Gophers still need to balance offense

Eric Decker’s heroics alone will not be enough to beat powerhouse defenses.

by Austin Cumblad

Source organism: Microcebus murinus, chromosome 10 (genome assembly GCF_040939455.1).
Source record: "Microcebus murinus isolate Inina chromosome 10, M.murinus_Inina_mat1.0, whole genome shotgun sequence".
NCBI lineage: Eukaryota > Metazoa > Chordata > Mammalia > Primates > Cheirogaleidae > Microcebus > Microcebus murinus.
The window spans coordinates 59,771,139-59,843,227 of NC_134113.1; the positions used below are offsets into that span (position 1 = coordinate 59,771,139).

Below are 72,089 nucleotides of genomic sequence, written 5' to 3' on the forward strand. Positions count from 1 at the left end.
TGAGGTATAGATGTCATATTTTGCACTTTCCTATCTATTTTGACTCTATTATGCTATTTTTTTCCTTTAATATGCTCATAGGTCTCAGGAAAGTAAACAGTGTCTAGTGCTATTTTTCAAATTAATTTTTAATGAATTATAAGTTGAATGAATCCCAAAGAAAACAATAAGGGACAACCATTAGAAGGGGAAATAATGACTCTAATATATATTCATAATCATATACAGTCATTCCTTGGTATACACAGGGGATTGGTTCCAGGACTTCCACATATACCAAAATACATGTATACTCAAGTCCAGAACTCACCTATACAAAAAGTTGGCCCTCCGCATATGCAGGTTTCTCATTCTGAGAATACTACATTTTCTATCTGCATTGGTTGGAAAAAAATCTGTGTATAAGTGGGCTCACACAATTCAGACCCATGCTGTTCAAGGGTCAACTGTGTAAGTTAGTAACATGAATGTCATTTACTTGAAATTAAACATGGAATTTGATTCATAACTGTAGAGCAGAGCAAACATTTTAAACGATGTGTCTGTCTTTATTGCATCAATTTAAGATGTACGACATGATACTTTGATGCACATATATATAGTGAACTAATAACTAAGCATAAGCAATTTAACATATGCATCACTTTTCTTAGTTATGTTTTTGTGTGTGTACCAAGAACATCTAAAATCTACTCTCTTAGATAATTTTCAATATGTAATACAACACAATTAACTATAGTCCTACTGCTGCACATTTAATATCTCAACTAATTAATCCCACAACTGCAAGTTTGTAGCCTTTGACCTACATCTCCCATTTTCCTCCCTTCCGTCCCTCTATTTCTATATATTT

Gophers wide receiver Eric Decker walked off the field and down the tunnel, ankle tweaked, chin stitched and mouth still slightly numb. Rough day? Not for Decker. In fact, it was a pretty standard Saturday for the senior. For him, welts, limps and gouges are a way of life. ThatâÄôs the territory Decker treads as a 2008 Biletnikoff Award finalist and the biggest receiving threat on the field. Not only do opposing defenses focus most of their energy on Decker, anytime they get a shot at him, they make the most of it. Take for example the first play of the second quarter Saturday: Minnesota was trailing No. 8 California 14-0 but threatening on the 26-yard line . Quarterback Adam WeberâÄôs protection broke down, he rolled to the right and threw high for Decker on the sideline. Decker went up and got the ball as Bears safety Sean Cattouse drilled him with a bone-rattling helmet-to-chinstrap hit. That Decker held onto the football was remarkable; that he walked to the bench minutes later, blood staining his chin and jersey, and didnâÄôt miss a play âÄî well, thatâÄôs just durable. Despite DeckerâÄôs efforts, the Gophers have struggled with consistency elsewhere in the offense. The ground game especially has yet to pick up steam; MinnesotaâÄôs 85.67 rushing yards per game ranks 109th among Football Bowl Subdivision teams . âÄúAs the season goes âÄî especially when you get into the Big Ten âÄî weâÄôre going to have to run the ball,âÄù Weber said. âÄúWeâÄôre going to have to establish the run; weâÄôre going to have to average 4 yards per carry.âÄù Sophomore receivers Brandon Green and Troy Stoudermire have big play potential but have yet to exhibit it. After DeckerâÄôs 415 receiving yards, which are third-best in the country, Green and Stoudermire have 93 and 75, respectively . Impressive as DeckerâÄôs numbers are, they wonâÄôt be sustained if the Gophers remain one-dimensional. Big Ten teams are more familiar with him than MinnesotaâÄôs nonconference opponents, and, especially late last season as the abuse he took caught up with him, conference teams were able to slow him down. ThatâÄôs not to say the offense hasnâÄôt shown flashes of diversity. Weber distributed the ball well during the GophersâÄô late game-tying drive against Syracuse in week one. Against Air Force in week two, the offense chewed up five minutes of clock in the fourth quarter with a balanced 64-yard drive that led to an Eric Ellestad field goal, putting Minnesota up by two scores with 5:13 remaining. But as Weber said Saturday after the GophersâÄô 35-21 loss to Cal, success has come in âÄúspurts.âÄù âÄúI like our plan, I like our thoughts; we just have to do a better job of executing throughout the whole game,âÄù head coach Tim Brewster said Sunday. It starts up front. Eskridge and Bennett are going nowhere because there are no holes. Weber keeps looking to Decker because Decker is the best at improvising when the pocket breaks down. Brewster said the personnel on the offensive line will remain the same, but there is clearly much work to be done. âÄúWe ainâÄôt making any trades,âÄù Brewster said. âÄúThose guys have a chance to be a good offensive line, a solid group, and weâÄôre continuing to work hard at being a solid group.âÄù Until then, there will probably be a lot of breath holding as Decker comes up limping or wincing or bleeding after heâÄôs knocked silly yet again by a defensive back. But with history as a model, chances are heâÄôll be in the huddle for the next play. Brewster said Sunday that Decker would practice all week and would be ready for Northwestern despite being hobbled with a left ankle injury late in the fourth quarter against Cal. âÄúHeâÄôs as tough a kid as there is in the country,âÄù Brewster said Saturday after the game. âÄúHe is as tough as nails.âÄù